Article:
In lieu of an abstract, here is a brief excerpt of the content:

  • Without Innocence
  • Susan Vanderborg (bio)
apostrophe. Bill Kennedyand Darren Wershler-Henry. ECW Press. 293pages; paper, $15.95; eBook, $9.95.

The poems of the apostrophe project by Bill Kennedy and Darren Wershler-Henry interrogate the idea of “machine writing” at every stage of their composition. Kennedy wrote the print apostrophe, a 1993 poem of “you are” declarations; he and Wershler-Henry put it online as an “interface, with each of the lines as a hyperlink.” Click on one and their program drafts a fresh poetic roster from present Web texts, having “hijack[ed]” or “parasitize[d] a commercial search engine.” The secondary poem’s own apostrophe-citations then act as further hyperlinks. Donna Haraway might call this “Cyborg writing,” since apostrophe’s human artistry and computer text-generation show the cross-contamination of each source in a language that is never “innocent” and yet never fully co-opted by “the informatics of domination” it parodies. By re-describing poetry as systemic inefficiency, apostrophe carves out new niches for cyborg writing in even the most rapidly developing technologies.

Scholars note that the original apostrophe, with its tangled allusions and Madison Avenue-style pitches, already resembles the format and diction of online searches. In particular, the declarations foreground inefficiency and decay, comparing “you” to dilapidated buildings and failing bodies: “you are a distress property” and “a case of halitosis, gingivitis, dandruff and split ends all rolled up into one.” They model verbal inefficiency, giving over-lengthy descriptions for sparse data, with remarks on machine method at times crowding out explanatory context and content: “you are a compilation of more than 60 samples overlaid on top of a digitally synthesized ’70s funk groove.” Indeed, antiquated technology transforms delay and erasure into new forms of attention and definition: “you are the message on a cassette tape long after it has been recorded over—you are, as such, the eraser head’s self-validating ideal of order.”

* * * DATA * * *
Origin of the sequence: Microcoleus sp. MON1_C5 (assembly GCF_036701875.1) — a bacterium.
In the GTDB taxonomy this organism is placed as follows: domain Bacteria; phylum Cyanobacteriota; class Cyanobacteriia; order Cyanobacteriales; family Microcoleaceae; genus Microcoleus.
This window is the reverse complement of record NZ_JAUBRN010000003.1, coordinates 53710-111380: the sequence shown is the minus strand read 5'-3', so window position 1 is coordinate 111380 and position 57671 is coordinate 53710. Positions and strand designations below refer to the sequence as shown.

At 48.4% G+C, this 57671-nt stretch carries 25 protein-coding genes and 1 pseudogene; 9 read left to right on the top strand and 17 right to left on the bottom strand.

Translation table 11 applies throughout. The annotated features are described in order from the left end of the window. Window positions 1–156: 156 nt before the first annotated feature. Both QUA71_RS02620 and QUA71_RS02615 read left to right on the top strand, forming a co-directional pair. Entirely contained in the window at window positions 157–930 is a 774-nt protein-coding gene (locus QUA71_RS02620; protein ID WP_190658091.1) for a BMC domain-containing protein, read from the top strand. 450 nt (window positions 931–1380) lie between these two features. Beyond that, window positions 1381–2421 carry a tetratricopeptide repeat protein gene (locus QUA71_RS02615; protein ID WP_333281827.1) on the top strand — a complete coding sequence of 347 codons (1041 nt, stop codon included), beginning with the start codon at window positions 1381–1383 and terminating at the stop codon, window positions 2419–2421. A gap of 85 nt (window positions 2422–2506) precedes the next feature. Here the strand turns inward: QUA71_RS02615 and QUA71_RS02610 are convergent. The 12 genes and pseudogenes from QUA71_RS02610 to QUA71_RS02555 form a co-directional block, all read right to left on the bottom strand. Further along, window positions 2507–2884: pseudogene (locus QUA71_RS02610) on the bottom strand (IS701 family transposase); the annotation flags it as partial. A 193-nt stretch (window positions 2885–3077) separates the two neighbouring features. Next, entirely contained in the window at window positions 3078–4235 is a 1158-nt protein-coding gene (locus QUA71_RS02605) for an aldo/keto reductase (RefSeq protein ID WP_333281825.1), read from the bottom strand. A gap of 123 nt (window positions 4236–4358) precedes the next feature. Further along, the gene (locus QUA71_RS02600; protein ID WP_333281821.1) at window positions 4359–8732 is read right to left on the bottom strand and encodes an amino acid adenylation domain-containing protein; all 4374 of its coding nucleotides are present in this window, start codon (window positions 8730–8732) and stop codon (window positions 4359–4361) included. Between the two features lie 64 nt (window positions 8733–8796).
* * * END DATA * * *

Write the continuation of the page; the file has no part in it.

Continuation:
The cyborg form of apostrophe’s online stage is also well-discussed; when Kennedy and Wershler-Henry issued a paperback book in 2006 of their search yields, they warned readers looking for “procedural purity” in computer poetry “that apostrophe is a tainted text, with none of Racter’s dubious innocence,” as they had “meddled” willfully with the computer lists. “[P]arasitizes,” “tainted,” and “meddled” reconceive images of contamination and disease as cyborg art methods. Kennedy and Wershler-Henry’s language of repudiating “innocence” recalls Haraway, and their image of “pleasure and responsibility” echoes her own “argument for pleasure in the confusion of boundaries” in cyborg writing “and for responsibility in their construction.” What special boundaries define apostrophe, especially for the online text’s links?

The project does not “go on…Forever,” as apostrophe’s afterword first suggests. The “hopeful monster” gradually becomes “a self-consuming artifact”:

We speculated from the outset that once sections of the book began to appear online, the engine would begin to cannibalize itself, returning its own results before other, less likely matches….This process has been accelerated by the increasing sophistication of engine technologies; after all, the results of the apostrophe engine only work as poetry to the extent that search engines don’t succeed at their job. Play with it while you can; childhood is almost over.

Does this machine writing undermine novelty, either in straight repetition or textual mimicry where each reader’s “Play” with the program, however thoughtfully arrayed, is “going to create something of this ilk,” its topic switches and repurposed addresses becoming rote techniques? The dictum that “childhood is almost over” sounds apocalyptic in an Arthur C. Clarke sense, but the “almost” is telling. Kennedy and Wersher-Henry explicitly keep “open” other “possibilities” for their cyborg writing by linking poetry to technological inefficiency, the “engines” that “don’t succeed at their job.” There are theoretical precursors for that move—Wershler-Henry’s interest in Georges Bataille’s general economy, the tropes “of useless[ness]” and “imminent obsolescence” in pataphysical experiments, as Craig Dworkin notes, as well as Haraway’s idea of “[im]perfect communication.” But the abiding “pleasure” in apostrophe’s lists is to watch the cross-plays, frictions, and urgent redirections prompted by...


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